Amid the COVID-19 crisis, supporting our local communities is essential during these challenging times. As cities and towns ask their residents to stay home to slow the virus’ spread, many of us are grappling with how to be there for each other when we can’t be near each other. Our work at Earthjustice continues without interruption. Staff members nationwide are forging ahead in a remote capacity and sharing ideas to safely connect with our neighbors and offer assistance to those most affected by the pandemic. Here are eight ways we are supporting our communities that we hope will be helpful for your own local efforts:
Give Five, Wave Five
“One thing I have been doing is making a $5 donation at the grocery check-out every time I shop now. Food banks are struggling, and even with my husband closing his acupuncture clinic we can afford $5. It’s small, but it feels good. Another micro-action I have been doing is waving and saying hi to neighbors, through the window if they walk by or across the street if we are outside shoveling snow or taking out trash at the same time. We have a number of older neighbors too, and isolation is hard. Small acts of kindness go a long way.” – Karilyn
Transit(ion) to Donation
“Since I’m not using public transit money for a while I’m cancelling my transit order and allocating the funds from that to donations to arts orgs, mutual aid organizing groups, and restaurant gift certificates. It feels good.” – Emily J.
Conversations with Dogs
“On my walks, it has seemed like many folks are avoiding conversation and eye contact (maybe it’s just me), but I’ve been going out of my way to say hello and just try to connect… it seems important to make sure we don’t forget how to be humans while also keeping distance. I’ve also waved at dogs. They appear to be into it.” – Ali W.
Wholesale Order Up!
“I just ordered a 25-pound box of produce from a family-run produce wholesaler here in LA. All their customers are restaurants who cancelled all their orders. So they’re selling direct and will even deliver to keep their staff employed. They expressed a lot of gratitude for the support so their business can remain throughout this crisis. Not sure how widespread this is but it might be worthwhile to look out for this in your neighborhood.” – Linda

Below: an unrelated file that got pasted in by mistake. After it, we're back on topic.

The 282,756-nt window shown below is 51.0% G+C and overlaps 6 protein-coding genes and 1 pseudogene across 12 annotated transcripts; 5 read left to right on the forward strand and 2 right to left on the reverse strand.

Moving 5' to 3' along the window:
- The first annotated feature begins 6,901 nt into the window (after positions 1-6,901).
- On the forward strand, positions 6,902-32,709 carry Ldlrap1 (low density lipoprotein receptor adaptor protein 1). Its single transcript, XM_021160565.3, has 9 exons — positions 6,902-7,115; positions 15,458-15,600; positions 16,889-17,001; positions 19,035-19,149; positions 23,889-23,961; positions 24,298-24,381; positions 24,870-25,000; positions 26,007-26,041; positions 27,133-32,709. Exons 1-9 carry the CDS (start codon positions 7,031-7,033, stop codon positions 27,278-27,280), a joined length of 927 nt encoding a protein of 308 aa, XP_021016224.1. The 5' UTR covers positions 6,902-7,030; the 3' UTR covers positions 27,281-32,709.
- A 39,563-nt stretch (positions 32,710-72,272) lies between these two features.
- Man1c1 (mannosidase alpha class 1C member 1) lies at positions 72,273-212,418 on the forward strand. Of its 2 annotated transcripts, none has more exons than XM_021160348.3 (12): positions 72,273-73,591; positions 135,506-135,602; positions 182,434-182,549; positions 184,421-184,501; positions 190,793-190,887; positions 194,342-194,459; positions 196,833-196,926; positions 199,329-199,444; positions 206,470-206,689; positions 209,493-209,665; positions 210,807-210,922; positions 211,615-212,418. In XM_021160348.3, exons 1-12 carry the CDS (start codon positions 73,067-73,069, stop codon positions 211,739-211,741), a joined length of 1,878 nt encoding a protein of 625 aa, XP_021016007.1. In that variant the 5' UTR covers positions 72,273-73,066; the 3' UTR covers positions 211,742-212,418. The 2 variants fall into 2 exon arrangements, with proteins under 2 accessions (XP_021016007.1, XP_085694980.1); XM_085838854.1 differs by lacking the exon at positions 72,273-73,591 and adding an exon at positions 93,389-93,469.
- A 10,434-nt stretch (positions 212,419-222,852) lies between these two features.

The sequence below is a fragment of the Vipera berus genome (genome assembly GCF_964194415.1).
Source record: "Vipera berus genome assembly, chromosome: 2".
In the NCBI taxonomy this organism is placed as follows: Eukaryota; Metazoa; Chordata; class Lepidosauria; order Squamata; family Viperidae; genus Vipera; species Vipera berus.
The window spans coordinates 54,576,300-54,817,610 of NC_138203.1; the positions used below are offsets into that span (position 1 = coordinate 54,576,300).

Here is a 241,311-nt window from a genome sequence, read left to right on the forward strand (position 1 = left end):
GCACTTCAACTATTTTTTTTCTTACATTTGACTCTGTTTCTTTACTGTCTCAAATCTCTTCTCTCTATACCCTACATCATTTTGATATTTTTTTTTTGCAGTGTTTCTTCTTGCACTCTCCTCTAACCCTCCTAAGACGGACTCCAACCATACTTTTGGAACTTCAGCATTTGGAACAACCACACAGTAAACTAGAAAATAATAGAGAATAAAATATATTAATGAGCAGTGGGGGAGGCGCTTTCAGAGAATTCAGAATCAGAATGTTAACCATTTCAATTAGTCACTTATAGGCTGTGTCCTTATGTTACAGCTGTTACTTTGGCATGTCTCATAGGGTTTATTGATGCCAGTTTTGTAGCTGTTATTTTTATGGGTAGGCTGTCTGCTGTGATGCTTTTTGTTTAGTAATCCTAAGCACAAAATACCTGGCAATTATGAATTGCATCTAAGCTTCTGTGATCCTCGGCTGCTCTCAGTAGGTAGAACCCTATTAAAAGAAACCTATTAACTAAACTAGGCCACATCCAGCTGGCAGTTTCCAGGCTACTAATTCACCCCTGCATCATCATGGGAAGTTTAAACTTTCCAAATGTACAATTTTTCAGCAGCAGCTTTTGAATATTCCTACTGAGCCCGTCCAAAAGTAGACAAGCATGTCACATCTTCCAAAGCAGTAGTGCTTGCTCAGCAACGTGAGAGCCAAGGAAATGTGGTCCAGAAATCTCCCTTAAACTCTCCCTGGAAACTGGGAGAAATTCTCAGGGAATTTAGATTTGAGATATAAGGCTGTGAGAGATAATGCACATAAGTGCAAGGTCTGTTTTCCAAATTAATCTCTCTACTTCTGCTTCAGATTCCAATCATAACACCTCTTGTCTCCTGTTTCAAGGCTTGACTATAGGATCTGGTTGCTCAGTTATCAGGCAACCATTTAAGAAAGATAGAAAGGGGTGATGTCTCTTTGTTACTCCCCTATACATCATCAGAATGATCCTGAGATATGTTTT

Masks for All
“I’m doing an N95 and surgical mask drive for some doctor friends at Kaiser who are starting to ration them. If you have any boxes/packages to spare (maybe some unused from our last wildfire season, or some you bought for a home project you never got around to), I can — carefully — pick them up from your porch and do a delivery. So far we’ve got about 20 unopened N95 masks for delivery.” – Zoe
“It’s a tiny thing, but we’ve been ordering food from local restaurants (even though we have a stocked pantry!) to try to support them. Making sure we can do either curbside pickup or contactless delivery (to protect them and us from potential transmission) and tipping a ton.” – Nick R.
Buy Now, Use Later Giftcards
A number of small local businesses I’m connected to have asked that customers purchase gift certificates during this time. I want to give a shout out to my personal favorite in Oakland: Nick’s Pizza (a very small, very queer friendly bakery on Shattuck. Their bagels are GOOD and I miss them A LOT). You can find information about how to support them on their Instagram: nickspizza510.” – Christine (This bakery has also set up a Worker Relief Fund!)
The Start of Something New
“Some friends and I got together to create a fundraising initiative to support COVID-19 relief efforts in the Bay Area. Would super appreciate it if folks would consider contributing and also sharing with your networks! Thank you.” – Rebecca B. (This initiative is aimed at supporting relief efforts impacting vulnerable communities.)
A volunteer at a nonprofit in Washington, D.C., distributes free hot meals during the COVID-19 pandemic. (Chip Somodevilla / Getty Images)
Be assured that any support you can offer to organizations and groups at the forefront of the fight against COVID-19 is positive and impactful, no matter how big or small. In this critical moment, our communities need us to create change in ways that are both innovative and equitable. If you would like to learn more about other organizations that are taking direct action, and how you can get involved, check out the list of resources and links below!